The book is written with great elegance in a style which makes it accessible both to an audience already familiar with conversational analysis and discourse analysis and newcomers to the field. It is clearly structured moving from a micro-linguistic to a macro-linguistic or interactional perspective in the analysis.
    The author’s thorough discussion of a variety of theoretical and methodological postulates together with the detailed classification of narrative types and subtypes are particular strengths of the study. The work shows that linguistic techniques can contribute to literary analysis. The findings should therefore also be relevant to literary scholars.

Honourable Mentions:

Alwin Frank Fill. The Language Impact. Evolution-System-Discourse. Equinox, 2010.

Anita Naciscione. Stylistic Use of Phraseological Units in Discourse. John Benjamins, 2010.


Award in Category B:

Carlos Prado-Alonso. Full-Verb Inversion in Written and Spoken English. Peter Lang, 2011.

This book is a corpus-based study of full-verb inversion types of written and spoken discourse. The terminological premises are clearly set out and the previous work on the subject is thoroughly analysed and commented on. The corpus investigation of written and spoken corpora is based on two main groups: non-obligatory and obligatory full inversions.  The results indicate that speech and writing do not differ strongly in the number of full inversions but rather in the different types of full inversion used.
    The study is a truly impressive piece of research. Although the topic in general has attracted a lot of research, the study of full inversion in speech has been neglected. The overview of previous work within different formal and functional theories is excellent and also ‘pedagogical’ for readers who for example are not experts in formal generative theory or cognitive linguistics. The author’s argumentation is convincing and the monograph is a pleasure to read. The corpora are well chosen. The ICE corpus is, for example, excellent for identifying full inversion automatically. The corpus also makes it possible to give detailed information about the frequencies of different types of inversion in speech and writing (or fiction and non-fiction) and test hypotheses in previous work. The author makes excellent use of the Finnish linguist N-E. Enkvist's Principle of Experiential Iconicity to explain variation in the linguistic order of elements. The idea that the full inversion structure can be regarded as a construction with variations from a more salient or prototypical construction is very promising for future research.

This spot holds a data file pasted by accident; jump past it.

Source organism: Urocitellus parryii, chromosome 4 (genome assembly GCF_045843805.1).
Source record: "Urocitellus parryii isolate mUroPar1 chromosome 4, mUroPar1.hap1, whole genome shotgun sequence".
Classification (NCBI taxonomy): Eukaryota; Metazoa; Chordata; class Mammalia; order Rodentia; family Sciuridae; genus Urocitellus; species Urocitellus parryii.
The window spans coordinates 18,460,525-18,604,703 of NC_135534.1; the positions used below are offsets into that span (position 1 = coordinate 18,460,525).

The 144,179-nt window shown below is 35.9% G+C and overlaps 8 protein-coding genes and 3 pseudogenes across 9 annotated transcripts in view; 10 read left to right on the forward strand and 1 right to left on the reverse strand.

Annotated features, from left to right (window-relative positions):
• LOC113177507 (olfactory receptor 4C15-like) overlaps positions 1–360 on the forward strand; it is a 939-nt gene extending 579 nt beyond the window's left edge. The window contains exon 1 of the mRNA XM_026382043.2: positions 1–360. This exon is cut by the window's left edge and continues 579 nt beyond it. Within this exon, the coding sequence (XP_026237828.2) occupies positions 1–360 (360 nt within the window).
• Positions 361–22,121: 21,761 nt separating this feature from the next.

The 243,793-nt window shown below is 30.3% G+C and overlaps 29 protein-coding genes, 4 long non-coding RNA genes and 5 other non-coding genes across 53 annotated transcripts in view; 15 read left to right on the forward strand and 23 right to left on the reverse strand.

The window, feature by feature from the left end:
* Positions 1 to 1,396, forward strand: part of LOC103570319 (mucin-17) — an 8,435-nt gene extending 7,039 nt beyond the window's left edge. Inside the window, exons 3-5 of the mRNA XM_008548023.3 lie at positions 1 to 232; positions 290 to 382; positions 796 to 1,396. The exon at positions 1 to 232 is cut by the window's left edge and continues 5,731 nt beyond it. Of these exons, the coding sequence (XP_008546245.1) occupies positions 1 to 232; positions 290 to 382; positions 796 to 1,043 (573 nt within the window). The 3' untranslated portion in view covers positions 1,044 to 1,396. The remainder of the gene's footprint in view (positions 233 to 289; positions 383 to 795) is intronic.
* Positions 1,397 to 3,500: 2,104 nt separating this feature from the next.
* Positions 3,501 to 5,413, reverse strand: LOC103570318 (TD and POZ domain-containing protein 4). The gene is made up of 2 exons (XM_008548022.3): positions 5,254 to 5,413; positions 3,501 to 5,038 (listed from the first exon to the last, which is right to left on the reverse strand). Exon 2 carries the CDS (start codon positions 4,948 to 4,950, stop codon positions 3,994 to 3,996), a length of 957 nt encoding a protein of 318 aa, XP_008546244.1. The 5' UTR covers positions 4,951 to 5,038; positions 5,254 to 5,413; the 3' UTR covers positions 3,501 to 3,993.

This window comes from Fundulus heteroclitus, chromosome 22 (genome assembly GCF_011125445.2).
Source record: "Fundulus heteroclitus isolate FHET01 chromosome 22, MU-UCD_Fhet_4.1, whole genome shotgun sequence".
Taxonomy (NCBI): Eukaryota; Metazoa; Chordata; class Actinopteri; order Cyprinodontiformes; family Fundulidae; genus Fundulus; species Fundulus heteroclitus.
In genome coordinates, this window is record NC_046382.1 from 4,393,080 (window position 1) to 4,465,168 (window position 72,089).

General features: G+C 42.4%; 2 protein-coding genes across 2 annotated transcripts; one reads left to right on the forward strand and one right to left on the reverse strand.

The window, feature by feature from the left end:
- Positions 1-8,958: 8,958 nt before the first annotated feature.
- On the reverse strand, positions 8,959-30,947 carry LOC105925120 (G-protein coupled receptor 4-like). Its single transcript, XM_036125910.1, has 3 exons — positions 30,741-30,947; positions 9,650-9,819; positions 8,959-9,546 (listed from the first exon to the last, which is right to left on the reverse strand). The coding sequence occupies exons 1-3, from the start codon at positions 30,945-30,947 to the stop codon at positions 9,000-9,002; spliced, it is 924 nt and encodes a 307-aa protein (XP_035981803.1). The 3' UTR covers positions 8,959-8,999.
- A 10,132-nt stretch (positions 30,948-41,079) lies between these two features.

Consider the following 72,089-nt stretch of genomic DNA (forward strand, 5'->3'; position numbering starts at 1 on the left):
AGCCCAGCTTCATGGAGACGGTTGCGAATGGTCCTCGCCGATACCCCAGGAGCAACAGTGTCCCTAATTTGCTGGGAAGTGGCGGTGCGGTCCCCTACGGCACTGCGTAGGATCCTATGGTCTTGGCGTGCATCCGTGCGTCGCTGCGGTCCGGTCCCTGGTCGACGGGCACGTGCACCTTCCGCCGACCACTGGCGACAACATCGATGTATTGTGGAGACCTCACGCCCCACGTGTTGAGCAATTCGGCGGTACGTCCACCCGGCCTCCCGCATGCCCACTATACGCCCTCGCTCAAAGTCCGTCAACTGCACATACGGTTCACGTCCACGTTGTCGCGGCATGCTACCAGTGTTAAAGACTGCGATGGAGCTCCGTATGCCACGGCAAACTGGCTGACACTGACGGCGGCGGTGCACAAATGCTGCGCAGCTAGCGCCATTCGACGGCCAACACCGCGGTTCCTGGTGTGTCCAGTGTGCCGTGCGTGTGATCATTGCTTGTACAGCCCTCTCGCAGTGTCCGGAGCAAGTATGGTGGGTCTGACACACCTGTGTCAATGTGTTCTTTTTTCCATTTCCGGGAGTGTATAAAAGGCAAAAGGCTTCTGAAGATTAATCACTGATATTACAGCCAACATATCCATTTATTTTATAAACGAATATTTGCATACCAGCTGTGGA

Honourable Mentions:

Laura Cano Mora. This Book Will Change Your Life! Hyperbole in Spoken English. PUV Universitat de Valčncia, 2011.

Cristiano Furiassi. False Anglicisms in Italian. Polimetrica, 2010.


Award in Category A:

Faye Hammill. Sophistication: A Literary and Cultural History. Liverpool University Press, 2010.

Faye Hammill’s Sophistication is an innovative, well-written and clearly structured book, well-researched in terms of literary and cultural history. It covers an impressive historical and literary breadth, ranging from canonical texts (e.g., Richard Brinsley Sheridan’s The School for Scandal, Henry James’s Daisy Miller, Noël Coward's Private Lives or Vladimir Nabokov’s Lolita) to once popular but now obscure texts (e.g. Max Beerbohm's Zuleika Dobson or Winifred Watson's Miss Pettigrew Lives for a Day). It connects sophistication with recent and contemporary nostalgia for modernism, but also, in wider terms, with "nostalgia for earlier technologies, or even pre-technological eras" and recent "retro" fashions. Its principal contribution is the establishment of productive links between the study of literature, fashion and technology in a wide historical scope, from Sentimentalism to late Modernism. This makes the book a unique contribution to both literary and cultural studies.

Honourable Mentions:

Elizabeth Eger. Bluestockings: Women of Reason from Enlightenment to Romanticism. Palgrave Macmillan, 2010.

Claire Jowitt. The Culture of Piracy, 1580-1630: English Literature and Seaborne Crime. Ashgate, 2010.

Award in Category B:

Michelle J. Smith. Empire in British Girls' Literature and Culture: Imperial Girls, 1880-1915. Palgrave Macmillan, 2011.